The Comics Kingdom Blog

Ask the Archivist: BUSTER BROWN

Hello, Fans-

One hundred ten years ago today, a non-momentous event took place: Buster Brown joined the Hearst fold. Buster’s creator, Richard Felton Outcault (1863-1928) had created him over at the New York Herald’s syndicate in 1902, and had developed a huge following. In addition to being a great portrayer of hilariously rampant havoc, Outcault was a brilliant business man. He’d made a fortune with The Yellow Kid back in the ’90s, pioneering the art of licensing. Buster was even more of a profit spinner, with the misbehaving tyke’s visage on everything from bread to cameras to cigars. One of the many licensees, the Brown shoe company, adopted Buster as their spokesman for their main brand of children’s footwear in 1904, and is now the only lasting legacy of the character.

The journey from one syndicate to another was not an unusual one for many of the top artists during the dynamic first fifteen years of comics, before the syndicates settled into standardization. Outcault himself had jumped the Hearst ship to go to Pulitzer and then to the Herald in the previous decade, so his return wasn’t unprecedented.

A notable phenomenon of the era was the rip-offs that were left in the wake of syndicate switches.  Some of these men owned their characters, like Carl Schultze, who could take Foxy Grandpa wherever he wanted. But Outcault couldn’t take the name “Buster Brown” with him. He learned this soon after leaving the Herald, which owned the trade mark, and he had to stop using it.  Outcault could use Buster and the other characters, Tige and Mary Jane, but never naming the strip, only using a subtitle. The Herald kept on producing their own “official” version, ghosted by unsigned artists; possibly Will Lawler, Norman Jannett or Wallace Morgan, according to Alan Holtz. They were, on the whole, really slapdash creations by less-than-inspired hands, running them until 1911.  Outcault’s version kept going until 1921, by then with assistants doing most of the work.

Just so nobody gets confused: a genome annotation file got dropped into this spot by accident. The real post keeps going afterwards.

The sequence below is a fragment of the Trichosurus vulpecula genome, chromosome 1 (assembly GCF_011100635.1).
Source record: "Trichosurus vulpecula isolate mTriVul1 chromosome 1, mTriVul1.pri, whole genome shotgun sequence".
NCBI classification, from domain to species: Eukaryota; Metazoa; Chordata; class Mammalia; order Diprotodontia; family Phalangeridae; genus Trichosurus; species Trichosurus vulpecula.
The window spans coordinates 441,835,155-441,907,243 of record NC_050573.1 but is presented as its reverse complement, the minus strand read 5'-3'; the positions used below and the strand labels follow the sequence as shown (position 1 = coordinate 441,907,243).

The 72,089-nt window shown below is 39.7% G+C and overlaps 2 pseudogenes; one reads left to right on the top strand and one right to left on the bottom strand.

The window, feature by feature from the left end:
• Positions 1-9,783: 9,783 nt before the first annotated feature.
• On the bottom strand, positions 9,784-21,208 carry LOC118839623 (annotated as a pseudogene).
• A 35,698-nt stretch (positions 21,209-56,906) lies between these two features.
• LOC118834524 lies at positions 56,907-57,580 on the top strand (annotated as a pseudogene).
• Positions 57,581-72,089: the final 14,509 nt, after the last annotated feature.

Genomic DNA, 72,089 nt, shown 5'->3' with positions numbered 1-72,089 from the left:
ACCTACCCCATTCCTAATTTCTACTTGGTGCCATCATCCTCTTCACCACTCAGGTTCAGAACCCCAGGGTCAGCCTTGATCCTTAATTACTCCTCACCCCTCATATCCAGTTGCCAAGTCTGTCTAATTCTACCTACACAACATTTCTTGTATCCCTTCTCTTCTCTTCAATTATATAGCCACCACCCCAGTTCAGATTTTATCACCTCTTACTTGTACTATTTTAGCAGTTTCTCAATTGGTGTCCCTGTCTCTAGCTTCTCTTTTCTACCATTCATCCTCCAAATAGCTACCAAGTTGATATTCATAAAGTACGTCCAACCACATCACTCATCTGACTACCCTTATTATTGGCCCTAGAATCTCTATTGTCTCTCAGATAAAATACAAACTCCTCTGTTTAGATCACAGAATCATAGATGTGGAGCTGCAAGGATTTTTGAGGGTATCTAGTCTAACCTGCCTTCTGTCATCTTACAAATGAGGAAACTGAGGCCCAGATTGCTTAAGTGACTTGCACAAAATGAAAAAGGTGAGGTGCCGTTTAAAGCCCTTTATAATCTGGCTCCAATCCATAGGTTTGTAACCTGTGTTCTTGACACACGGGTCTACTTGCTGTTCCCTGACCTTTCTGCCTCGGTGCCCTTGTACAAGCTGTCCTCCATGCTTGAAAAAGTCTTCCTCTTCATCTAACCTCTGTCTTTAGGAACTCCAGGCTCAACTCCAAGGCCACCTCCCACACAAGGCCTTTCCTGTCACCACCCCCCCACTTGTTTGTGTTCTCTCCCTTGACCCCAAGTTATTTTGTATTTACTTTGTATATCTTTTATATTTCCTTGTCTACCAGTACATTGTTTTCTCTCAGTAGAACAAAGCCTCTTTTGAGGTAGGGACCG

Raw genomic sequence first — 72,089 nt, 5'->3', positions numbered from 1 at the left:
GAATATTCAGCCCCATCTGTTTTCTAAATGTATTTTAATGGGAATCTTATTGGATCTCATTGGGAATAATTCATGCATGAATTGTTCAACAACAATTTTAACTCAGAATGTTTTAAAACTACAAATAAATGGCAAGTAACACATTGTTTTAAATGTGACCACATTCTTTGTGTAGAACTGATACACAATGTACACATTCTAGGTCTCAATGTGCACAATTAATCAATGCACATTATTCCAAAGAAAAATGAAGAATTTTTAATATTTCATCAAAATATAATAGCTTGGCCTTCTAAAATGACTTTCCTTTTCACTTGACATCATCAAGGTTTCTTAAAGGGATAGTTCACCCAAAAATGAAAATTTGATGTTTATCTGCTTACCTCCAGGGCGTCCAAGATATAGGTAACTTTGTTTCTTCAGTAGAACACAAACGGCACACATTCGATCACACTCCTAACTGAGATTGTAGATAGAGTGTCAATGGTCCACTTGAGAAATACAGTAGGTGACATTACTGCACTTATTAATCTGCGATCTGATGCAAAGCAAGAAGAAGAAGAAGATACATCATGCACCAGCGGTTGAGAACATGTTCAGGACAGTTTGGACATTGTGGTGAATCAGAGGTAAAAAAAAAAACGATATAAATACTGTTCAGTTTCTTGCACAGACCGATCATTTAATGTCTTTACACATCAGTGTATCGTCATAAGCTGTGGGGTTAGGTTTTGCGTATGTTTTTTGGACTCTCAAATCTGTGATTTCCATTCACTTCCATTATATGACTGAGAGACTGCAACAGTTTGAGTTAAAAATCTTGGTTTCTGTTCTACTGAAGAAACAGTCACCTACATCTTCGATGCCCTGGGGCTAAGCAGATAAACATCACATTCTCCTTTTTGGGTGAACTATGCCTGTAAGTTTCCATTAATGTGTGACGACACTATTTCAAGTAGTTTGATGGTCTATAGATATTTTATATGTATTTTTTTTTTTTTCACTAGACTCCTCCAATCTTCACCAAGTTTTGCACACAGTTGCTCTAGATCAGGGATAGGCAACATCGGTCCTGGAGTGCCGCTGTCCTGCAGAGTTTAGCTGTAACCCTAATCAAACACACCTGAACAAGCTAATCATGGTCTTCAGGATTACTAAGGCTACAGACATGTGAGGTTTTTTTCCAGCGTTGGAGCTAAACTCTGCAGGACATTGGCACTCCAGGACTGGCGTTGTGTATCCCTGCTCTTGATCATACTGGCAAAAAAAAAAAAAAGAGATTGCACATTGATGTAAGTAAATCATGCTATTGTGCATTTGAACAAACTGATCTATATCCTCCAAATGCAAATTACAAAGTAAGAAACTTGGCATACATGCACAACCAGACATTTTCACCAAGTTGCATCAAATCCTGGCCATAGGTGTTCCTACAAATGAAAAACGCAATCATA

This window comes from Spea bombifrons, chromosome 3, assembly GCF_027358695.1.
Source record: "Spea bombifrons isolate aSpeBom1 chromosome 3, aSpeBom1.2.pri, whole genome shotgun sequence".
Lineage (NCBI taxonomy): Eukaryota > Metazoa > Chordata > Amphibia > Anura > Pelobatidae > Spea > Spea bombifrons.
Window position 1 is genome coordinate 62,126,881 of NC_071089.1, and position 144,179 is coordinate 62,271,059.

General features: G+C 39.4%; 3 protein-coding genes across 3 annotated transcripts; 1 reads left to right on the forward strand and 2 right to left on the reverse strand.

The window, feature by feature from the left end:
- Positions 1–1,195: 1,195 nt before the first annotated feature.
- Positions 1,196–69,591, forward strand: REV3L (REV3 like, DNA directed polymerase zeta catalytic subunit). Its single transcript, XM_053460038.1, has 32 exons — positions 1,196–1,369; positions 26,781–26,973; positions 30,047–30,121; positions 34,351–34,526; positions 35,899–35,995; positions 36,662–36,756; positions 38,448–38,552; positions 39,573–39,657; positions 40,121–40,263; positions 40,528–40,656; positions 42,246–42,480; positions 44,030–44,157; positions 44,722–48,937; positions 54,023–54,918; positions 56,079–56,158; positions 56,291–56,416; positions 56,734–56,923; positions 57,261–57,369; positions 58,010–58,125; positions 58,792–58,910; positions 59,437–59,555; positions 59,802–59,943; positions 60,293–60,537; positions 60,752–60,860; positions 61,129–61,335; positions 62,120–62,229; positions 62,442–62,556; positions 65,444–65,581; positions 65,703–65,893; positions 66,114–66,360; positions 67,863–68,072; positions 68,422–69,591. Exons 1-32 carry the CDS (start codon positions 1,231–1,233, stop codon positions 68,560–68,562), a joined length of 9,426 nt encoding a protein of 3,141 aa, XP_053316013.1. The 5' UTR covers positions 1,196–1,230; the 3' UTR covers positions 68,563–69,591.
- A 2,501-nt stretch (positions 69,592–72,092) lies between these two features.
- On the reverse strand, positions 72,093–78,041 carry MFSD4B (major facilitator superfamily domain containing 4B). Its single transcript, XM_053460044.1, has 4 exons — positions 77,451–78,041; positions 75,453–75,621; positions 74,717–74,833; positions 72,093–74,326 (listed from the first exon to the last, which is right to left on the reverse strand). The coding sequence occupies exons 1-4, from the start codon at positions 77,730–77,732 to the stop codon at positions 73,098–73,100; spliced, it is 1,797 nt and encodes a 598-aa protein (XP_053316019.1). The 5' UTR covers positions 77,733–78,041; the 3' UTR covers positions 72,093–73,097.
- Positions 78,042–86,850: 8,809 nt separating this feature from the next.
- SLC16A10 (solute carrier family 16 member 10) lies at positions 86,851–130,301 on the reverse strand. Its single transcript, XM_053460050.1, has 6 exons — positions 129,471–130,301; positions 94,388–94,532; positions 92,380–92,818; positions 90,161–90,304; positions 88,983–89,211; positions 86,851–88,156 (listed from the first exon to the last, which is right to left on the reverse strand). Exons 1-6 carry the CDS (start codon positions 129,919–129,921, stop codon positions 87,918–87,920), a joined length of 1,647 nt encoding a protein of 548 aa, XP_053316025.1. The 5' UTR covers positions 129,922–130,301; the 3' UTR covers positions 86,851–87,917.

RICHARD F. OUTCAULT LOOKS OUT FROM A LATE ISSUE PROMOTION FOR BUSTER BROWN.
RICHARD F. OUTCAULT LOOKS OUT FROM A LATE ISSUE PROMOTION FOR BUSTER BROWN.
AN EARLY (4 February 1906) HEARST BUSTER BROWN WHILE OUTCAULT WAS STILL ABLE TO USE THE NAME. THE FORMAT IS STILL IDENTICAL TO THE NEW YORK HERALD SYNDICATE’S VERSION.
AN EARLY (4 February 1906) HEARST BUSTER BROWN WHILE OUTCAULT WAS STILL ABLE TO USE THE NAME. THE FORMAT IS STILL IDENTICAL TO THE NEW YORK HERALD SYNDICATE’S VERSION.
BUSTER BROWN 25 AUGUST 1907.
BUSTER BROWN 25 AUGUST 1907.

 

BUSTER BROWN 25 AUGUST 1907.
BUSTER BROWN 1 SEPTEMBER 1907.
BUSTER BROWN 11 APRIL 1909.
BUSTER BROWN 11 APRIL 1909.
BUSTER BROWN 20 June 1909.
BUSTER BROWN 20 June 1909.

And now, on to the Mail Bag:

To Peter Vollmann-

 Glad to bring some of Gross’s cartoons out, especially from a really obscure series like this one. It should have lasted longer than just a short six months. He probably could have kept going with it, but it would’ve been easier to write for characters in a situation comedy than just straight gags every day. Selling a title to clients is easier with a regular storyline also, and that’s why Dave’s Delicatessen came about.

RESOLVED:

To be here next week with some other laughs, giggles and snorts from the groove yard of forgotten fun.

The Archivist.

 

 

 

 

 

 

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